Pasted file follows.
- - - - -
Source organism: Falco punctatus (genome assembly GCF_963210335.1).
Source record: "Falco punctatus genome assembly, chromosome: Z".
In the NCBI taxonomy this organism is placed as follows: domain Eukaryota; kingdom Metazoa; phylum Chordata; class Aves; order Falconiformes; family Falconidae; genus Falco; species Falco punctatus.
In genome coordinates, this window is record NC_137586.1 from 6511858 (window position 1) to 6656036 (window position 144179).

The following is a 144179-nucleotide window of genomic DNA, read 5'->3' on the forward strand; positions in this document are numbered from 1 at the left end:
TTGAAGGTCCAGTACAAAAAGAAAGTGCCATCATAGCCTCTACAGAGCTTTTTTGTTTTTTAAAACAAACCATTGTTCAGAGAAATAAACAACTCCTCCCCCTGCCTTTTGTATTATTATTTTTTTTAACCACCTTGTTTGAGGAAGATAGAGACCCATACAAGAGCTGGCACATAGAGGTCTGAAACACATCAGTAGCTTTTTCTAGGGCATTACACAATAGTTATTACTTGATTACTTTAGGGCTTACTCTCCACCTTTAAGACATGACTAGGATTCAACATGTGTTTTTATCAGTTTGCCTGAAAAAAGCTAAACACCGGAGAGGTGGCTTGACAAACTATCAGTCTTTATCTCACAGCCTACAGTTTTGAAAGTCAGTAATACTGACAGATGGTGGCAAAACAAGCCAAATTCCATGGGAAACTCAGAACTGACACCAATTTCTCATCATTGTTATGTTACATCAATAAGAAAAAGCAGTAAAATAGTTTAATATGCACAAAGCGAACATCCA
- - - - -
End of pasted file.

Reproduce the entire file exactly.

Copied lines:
Source organism: Falco punctatus (genome assembly GCF_963210335.1).
Source record: "Falco punctatus genome assembly, chromosome: Z".
In the NCBI taxonomy this organism is placed as follows: domain Eukaryota; kingdom Metazoa; phylum Chordata; class Aves; order Falconiformes; family Falconidae; genus Falco; species Falco punctatus.
In genome coordinates, this window is record NC_137586.1 from 6511858 (window position 1) to 6656036 (window position 144179).

The following is a 144179-nucleotide window of genomic DNA, read 5'->3' on the forward strand; positions in this document are numbered from 1 at the left end:
TTGAAGGTCCAGTACAAAAAGAAAGTGCCATCATAGCCTCTACAGAGCTTTTTTGTTTTTTAAAACAAACCATTGTTCAGAGAAATAAACAACTCCTCCCCCTGCCTTTTGTATTATTATTTTTTTTAACCACCTTGTTTGAGGAAGATAGAGACCCATACAAGAGCTGGCACATAGAGGTCTGAAACACATCAGTAGCTTTTTCTAGGGCATTACACAATAGTTATTACTTGATTACTTTAGGGCTTACTCTCCACCTTTAAGACATGACTAGGATTCAACATGTGTTTTTATCAGTTTGCCTGAAAAAAGCTAAACACCGGAGAGGTGGCTTGACAAACTATCAGTCTTTATCTCACAGCCTACAGTTTTGAAAGTCAGTAATACTGACAGATGGTGGCAAAACAAGCCAAATTCCATGGGAAACTCAGAACTGACACCAATTTCTCATCATTGTTATGTTACATCAATAAGAAAAAGCAGTAAAATAGTTTAATATGCACAAAGCGAACATCCA